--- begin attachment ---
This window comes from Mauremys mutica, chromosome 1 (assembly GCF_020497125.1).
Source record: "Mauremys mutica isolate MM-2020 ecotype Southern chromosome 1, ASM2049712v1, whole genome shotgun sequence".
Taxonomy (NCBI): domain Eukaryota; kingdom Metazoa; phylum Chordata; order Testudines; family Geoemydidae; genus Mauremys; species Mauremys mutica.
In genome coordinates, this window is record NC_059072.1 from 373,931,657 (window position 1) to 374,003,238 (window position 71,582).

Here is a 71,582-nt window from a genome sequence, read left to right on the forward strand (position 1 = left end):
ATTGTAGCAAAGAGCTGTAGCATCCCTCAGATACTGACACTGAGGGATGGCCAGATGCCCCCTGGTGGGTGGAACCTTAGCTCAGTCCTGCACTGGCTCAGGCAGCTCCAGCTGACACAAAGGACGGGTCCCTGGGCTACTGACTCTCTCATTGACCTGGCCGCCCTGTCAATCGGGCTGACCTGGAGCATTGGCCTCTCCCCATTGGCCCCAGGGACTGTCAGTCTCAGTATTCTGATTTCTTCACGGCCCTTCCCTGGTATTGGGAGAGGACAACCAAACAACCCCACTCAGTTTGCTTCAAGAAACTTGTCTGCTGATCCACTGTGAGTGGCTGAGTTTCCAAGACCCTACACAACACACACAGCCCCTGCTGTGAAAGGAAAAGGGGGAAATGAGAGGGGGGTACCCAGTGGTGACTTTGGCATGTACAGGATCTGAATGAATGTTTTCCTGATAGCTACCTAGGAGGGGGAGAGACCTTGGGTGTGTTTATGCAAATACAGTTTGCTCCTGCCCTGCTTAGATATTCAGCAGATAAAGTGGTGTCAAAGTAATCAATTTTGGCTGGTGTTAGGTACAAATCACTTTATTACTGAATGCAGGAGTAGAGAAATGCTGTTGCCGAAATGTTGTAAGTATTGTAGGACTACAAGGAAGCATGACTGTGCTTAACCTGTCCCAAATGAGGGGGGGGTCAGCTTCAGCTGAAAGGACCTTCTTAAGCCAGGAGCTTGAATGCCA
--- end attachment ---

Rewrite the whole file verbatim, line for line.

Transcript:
This window comes from Mauremys mutica, chromosome 1 (assembly GCF_020497125.1).
Source record: "Mauremys mutica isolate MM-2020 ecotype Southern chromosome 1, ASM2049712v1, whole genome shotgun sequence".
Taxonomy (NCBI): domain Eukaryota; kingdom Metazoa; phylum Chordata; order Testudines; family Geoemydidae; genus Mauremys; species Mauremys mutica.
In genome coordinates, this window is record NC_059072.1 from 373,931,657 (window position 1) to 374,003,238 (window position 71,582).

Here is a 71,582-nt window from a genome sequence, read left to right on the forward strand (position 1 = left end):
ATTGTAGCAAAGAGCTGTAGCATCCCTCAGATACTGACACTGAGGGATGGCCAGATGCCCCCTGGTGGGTGGAACCTTAGCTCAGTCCTGCACTGGCTCAGGCAGCTCCAGCTGACACAAAGGACGGGTCCCTGGGCTACTGACTCTCTCATTGACCTGGCCGCCCTGTCAATCGGGCTGACCTGGAGCATTGGCCTCTCCCCATTGGCCCCAGGGACTGTCAGTCTCAGTATTCTGATTTCTTCACGGCCCTTCCCTGGTATTGGGAGAGGACAACCAAACAACCCCACTCAGTTTGCTTCAAGAAACTTGTCTGCTGATCCACTGTGAGTGGCTGAGTTTCCAAGACCCTACACAACACACACAGCCCCTGCTGTGAAAGGAAAAGGGGGAAATGAGAGGGGGGTACCCAGTGGTGACTTTGGCATGTACAGGATCTGAATGAATGTTTTCCTGATAGCTACCTAGGAGGGGGAGAGACCTTGGGTGTGTTTATGCAAATACAGTTTGCTCCTGCCCTGCTTAGATATTCAGCAGATAAAGTGGTGTCAAAGTAATCAATTTTGGCTGGTGTTAGGTACAAATCACTTTATTACTGAATGCAGGAGTAGAGAAATGCTGTTGCCGAAATGTTGTAAGTATTGTAGGACTACAAGGAAGCATGACTGTGCTTAACCTGTCCCAAATGAGGGGGGGGTCAGCTTCAGCTGAAAGGACCTTCTTAAGCCAGGAGCTTGAATGCCA